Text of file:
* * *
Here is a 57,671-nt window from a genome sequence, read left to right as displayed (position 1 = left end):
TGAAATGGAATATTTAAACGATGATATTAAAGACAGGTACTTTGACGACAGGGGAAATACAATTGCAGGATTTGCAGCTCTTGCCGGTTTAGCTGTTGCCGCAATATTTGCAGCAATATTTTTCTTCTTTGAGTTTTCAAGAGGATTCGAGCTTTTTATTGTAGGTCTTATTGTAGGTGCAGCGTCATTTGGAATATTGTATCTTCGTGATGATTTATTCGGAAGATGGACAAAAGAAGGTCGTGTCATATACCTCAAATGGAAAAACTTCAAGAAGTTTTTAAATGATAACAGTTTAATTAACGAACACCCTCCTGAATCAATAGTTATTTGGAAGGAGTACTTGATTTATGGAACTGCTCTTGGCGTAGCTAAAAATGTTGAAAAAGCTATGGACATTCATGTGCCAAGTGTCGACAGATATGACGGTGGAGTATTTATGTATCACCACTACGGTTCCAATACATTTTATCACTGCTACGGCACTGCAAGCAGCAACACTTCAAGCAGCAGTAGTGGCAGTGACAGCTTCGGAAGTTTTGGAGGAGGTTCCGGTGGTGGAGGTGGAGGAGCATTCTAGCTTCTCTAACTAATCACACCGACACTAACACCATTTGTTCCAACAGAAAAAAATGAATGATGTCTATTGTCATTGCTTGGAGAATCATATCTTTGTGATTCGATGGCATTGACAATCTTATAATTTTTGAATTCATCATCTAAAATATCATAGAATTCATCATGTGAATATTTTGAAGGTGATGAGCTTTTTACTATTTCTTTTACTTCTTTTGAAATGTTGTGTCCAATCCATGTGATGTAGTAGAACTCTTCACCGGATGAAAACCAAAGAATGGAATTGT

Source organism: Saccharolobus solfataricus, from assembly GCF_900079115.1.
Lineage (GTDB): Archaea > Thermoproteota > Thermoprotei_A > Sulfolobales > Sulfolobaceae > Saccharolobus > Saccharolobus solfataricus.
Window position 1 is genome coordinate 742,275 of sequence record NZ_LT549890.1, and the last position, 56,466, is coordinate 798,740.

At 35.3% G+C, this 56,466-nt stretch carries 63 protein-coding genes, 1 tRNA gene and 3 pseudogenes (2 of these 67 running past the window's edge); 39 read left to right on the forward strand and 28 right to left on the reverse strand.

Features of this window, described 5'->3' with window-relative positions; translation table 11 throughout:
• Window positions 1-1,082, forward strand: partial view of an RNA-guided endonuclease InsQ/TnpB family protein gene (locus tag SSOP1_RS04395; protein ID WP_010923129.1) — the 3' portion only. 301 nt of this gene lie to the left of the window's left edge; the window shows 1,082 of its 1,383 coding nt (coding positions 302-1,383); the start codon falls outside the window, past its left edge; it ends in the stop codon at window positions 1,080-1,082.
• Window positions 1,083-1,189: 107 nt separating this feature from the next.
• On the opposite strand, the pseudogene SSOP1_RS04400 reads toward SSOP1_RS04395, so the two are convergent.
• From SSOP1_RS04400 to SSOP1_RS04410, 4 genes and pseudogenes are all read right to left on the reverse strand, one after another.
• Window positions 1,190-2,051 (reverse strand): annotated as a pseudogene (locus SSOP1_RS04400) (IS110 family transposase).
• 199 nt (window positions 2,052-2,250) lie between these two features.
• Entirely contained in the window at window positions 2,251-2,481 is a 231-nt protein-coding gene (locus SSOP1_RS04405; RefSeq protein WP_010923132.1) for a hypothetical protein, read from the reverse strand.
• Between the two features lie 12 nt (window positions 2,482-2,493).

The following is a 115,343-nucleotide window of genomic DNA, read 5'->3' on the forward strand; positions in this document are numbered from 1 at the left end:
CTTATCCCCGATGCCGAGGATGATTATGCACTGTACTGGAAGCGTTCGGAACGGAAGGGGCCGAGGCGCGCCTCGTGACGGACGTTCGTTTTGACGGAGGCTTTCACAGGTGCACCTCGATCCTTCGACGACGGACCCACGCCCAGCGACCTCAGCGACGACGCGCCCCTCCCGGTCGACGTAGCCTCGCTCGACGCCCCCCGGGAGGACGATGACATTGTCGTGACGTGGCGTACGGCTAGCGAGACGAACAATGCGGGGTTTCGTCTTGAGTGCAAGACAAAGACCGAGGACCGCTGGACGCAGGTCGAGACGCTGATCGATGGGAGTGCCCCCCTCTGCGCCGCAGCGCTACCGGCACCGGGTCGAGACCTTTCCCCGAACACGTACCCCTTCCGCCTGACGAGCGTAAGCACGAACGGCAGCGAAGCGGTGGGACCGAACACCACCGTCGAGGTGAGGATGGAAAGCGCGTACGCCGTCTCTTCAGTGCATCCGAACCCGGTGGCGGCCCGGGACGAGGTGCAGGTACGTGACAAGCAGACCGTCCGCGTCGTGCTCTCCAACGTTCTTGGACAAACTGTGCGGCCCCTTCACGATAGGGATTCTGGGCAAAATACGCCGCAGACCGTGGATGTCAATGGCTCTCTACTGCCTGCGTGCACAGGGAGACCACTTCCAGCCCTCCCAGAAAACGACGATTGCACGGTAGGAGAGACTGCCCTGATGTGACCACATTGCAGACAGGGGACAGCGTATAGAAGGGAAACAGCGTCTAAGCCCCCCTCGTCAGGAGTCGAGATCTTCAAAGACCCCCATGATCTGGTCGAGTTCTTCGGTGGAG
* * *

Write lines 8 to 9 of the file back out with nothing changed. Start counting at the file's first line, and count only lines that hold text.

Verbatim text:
• Window positions 1-1,082, forward strand: partial view of an RNA-guided endonuclease InsQ/TnpB family protein gene (locus tag SSOP1_RS04395; protein ID WP_010923129.1) — the 3' portion only. 301 nt of this gene lie to the left of the window's left edge; the window shows 1,082 of its 1,383 coding nt (coding positions 302-1,383); the start codon falls outside the window, past its left edge; it ends in the stop codon at window positions 1,080-1,082.
• Window positions 1,083-1,189: 107 nt separating this feature from the next.